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Collectivisation in the USSR

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In the Soviet Union, collectivisation was a policy introduced in the late 1920s, of consolidation of individual land and labour into co-operatives called collective farms (Russian: колхоз, kolkhoz) and state farms (sovkhozes) with the goals to increase the agricultural production, to put it under the control of the state, as well as an important political goal, a step towards communism: transfer of the land and agricultural property from kulaks to collectives of peasants.

The collectivisation campaign in the USSR, 1930s. The slogan reads: "We kolkhoz farmers are liquidating the kulaks as a class, on the basis of complete collectivisation."

Table of contents

Traditional farming

In Imperial Russia, the Stolypin Reform was aimed at the development of capitalism in agriculture by giving incentives for creation of large farms. The World War I and the following Russian Revolution stopped this process in Russia. During the revolution, large holdings of agricultural land were seized by the peasants and repartitioned, according to one of the revolutionary slogan "Land — to Peasants". The land seized from landlords and kulaks had before the revolution produced 70% of the grain which entered the market and was available for export. Before the revolution, peasants controlled only 2,100,000 km² in 16 million holdings. After the revolution, the peasants controlled 3,140,000 km² in 25 million holdings. Before the revolution peasants produced 50% of the food grown in Russia and consumed 60%; after, they produced 85% but consumed 80% of what they grew. Thus the problem of devising some method of getting grain into the market and available for export.

Although conditions varied over the vast expanse of the Soviet Union and among ethnic groups and enclaves, farming on the most territory of the European part of the state and in Siberia was carried on by a host of individual small landowners who lived either at isolated settlements (khutors) or in villages. Farmland was characteristically laid out in strips divided by boundary ridges and dead furrows, and could be worked by small horse-drawn equipment, but not by modern tractors. Richer peasants might own 2 or 3 horses, 4 or more cows and work 30 or 40 acres (120,000 or 160,000 m²) of land with the help of seasonal employees. The poorest peasants often could not afford a single horse.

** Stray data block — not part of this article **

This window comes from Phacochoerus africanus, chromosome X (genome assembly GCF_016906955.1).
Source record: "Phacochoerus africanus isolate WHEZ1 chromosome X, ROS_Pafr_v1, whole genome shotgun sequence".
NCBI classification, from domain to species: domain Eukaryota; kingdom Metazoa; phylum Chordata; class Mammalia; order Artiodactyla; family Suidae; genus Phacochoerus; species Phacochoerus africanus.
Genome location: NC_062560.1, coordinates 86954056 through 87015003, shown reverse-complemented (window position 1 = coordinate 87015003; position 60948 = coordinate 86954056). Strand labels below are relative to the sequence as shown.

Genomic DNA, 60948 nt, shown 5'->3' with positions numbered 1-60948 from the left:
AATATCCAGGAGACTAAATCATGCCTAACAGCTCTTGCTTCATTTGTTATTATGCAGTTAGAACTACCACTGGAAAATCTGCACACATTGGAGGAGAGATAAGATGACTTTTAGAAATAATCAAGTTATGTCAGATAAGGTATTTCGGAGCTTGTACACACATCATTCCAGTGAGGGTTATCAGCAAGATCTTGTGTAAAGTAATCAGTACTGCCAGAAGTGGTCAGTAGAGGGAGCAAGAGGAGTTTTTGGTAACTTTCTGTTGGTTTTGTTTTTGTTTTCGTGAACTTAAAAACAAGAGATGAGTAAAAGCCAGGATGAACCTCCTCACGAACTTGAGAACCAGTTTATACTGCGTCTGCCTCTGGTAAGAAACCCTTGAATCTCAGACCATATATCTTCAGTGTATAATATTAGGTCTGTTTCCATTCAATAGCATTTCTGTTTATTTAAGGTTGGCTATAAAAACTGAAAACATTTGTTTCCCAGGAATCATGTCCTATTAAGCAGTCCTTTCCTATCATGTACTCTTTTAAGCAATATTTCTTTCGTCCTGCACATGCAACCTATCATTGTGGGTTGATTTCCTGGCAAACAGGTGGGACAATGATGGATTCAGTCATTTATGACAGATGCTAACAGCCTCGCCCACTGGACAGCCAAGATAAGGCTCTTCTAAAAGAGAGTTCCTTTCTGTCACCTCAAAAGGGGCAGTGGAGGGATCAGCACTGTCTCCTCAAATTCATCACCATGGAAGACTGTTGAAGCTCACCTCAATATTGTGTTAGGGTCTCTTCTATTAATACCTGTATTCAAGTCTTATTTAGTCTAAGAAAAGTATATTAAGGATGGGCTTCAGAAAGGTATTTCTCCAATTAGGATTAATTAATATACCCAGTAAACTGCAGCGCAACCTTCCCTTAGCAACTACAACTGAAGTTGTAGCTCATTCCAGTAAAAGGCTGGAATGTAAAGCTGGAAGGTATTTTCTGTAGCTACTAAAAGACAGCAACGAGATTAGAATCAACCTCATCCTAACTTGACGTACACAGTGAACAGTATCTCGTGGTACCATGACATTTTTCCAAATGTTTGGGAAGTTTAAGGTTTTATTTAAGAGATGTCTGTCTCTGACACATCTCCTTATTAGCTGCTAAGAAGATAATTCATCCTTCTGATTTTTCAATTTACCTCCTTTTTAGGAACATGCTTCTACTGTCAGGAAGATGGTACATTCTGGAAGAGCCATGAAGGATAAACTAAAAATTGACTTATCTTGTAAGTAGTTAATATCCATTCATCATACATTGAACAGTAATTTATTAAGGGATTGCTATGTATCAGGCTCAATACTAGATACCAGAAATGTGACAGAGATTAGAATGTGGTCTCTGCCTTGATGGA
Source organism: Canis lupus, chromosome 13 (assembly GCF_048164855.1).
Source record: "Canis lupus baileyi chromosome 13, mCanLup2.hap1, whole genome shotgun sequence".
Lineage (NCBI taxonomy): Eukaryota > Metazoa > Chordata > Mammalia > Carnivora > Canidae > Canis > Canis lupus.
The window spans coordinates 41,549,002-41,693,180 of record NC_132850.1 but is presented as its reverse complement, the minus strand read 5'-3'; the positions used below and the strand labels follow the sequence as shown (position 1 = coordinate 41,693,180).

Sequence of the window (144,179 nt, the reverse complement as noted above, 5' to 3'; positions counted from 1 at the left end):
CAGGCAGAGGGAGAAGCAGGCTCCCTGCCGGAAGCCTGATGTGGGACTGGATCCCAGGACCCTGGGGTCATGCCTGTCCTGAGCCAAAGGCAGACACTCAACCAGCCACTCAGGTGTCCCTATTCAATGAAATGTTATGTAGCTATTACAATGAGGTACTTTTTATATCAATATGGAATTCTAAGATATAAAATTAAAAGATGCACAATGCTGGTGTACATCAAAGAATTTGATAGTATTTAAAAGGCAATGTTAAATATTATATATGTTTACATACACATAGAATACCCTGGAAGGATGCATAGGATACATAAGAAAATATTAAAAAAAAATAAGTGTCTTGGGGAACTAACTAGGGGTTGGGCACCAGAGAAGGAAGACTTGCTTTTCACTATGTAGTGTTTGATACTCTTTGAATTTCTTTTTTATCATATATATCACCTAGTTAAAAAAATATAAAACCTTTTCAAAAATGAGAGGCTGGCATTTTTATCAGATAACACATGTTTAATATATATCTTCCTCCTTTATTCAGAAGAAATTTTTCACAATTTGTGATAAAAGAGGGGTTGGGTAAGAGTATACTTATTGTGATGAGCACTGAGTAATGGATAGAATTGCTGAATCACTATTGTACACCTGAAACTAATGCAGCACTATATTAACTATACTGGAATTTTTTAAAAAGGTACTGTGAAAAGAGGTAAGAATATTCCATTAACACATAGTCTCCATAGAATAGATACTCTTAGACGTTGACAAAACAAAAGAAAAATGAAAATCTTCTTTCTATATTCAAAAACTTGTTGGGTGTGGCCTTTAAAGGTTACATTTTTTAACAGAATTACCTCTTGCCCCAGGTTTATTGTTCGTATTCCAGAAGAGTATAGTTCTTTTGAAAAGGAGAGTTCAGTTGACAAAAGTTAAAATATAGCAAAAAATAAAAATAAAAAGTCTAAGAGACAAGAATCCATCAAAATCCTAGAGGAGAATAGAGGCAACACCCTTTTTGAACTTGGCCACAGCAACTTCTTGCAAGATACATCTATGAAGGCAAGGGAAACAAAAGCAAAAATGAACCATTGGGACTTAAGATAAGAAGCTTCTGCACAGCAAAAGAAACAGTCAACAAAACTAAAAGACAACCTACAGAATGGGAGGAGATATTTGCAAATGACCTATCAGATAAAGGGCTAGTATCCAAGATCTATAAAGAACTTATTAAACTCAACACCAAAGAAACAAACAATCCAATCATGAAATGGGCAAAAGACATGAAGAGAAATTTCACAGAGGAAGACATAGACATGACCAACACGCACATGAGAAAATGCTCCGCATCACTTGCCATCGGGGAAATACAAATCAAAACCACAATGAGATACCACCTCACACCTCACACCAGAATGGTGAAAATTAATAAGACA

The cities' need for food

The World War I, Revolution and subsequent Civil War disrupted farming and food distribution in Russia. Because of the collapse of industrial production and the monetary system, there was little incentive for farmers to sell their products. The money was, in their view, no good, and in any event there was little available to buy. During the Civil War the authorities resorted to the policy of war communism. In agriculture, it amounted to food requisition according to state-defined quotas (продразверстка), with the leaders of a community often held hostage pending delivery of food. The New Economic Policy (NEP) replaced requisitions by a foodstuffs tax (продналог); however, it turned out to favor the capitalistic sector of the peasantry, known as kulaks, an undesirable outcome from the communist point of view.

The crisis of 1928

Later analysts have identified a grain procurement crisis which occurred in early 1928 (involving the harvest of 1927) as the source of the perception by the leadership that a crisis existed in agriculture. Stalin put the blame on kulaks who he believed had sabotaged grain collection. There was a failure, by 2 million tons, to purchase sufficient grain at the price set by the state. The grain had been produced but was being stored. Rather than raise the price, the Politburo adopted an emergency measure which required requisition of grain. 2.5 million tons were seized.

The seizures of grain discouraged the peasants and less grain was produced during 1928 and again requisition was resorted to, much of the grain being requisitioned from middle peasants as sufficient quantities were not in the hands of the kulaks. In 1929 resistance became general with some terrorist incidents but also massive hiding (burial was the common method) and illegal transfers of grain by kulaks. What they could not hide or otherwise dispose of they harvested as hay, burned or threw into the rivers.

Faced with the collapse of the agricultural sector, a decision was made at a plenum of the Central Committee in November, 1929 to embark on a nationwide program of collectivisation. Collectivisation had been encouraged since the revolution, but only 2% of households belonged to them by 1928. The situation represented to the plenum was somewhat misrepresented by Stalin and Molotov who greatly exaggerated the willingness of the peasants to reorganize as collectives, a campaign of voluntary collectivisation having succeeded by November, 1929 in involving only 7.6% of households.

Stalin predicted, "Our country will, in some three years time, have become one of the richest grainaries, if not the richest, in the whole world." Later observers, generally critical, have come to the conclusion that the crisis could have been avoided by better pricing, instituting a reliable market mechanism, and increase in productivity of the existing small farms.

Goals of collectivisation

"The First Tractor" by Vladimir Krikhatzkij (Socialist realism)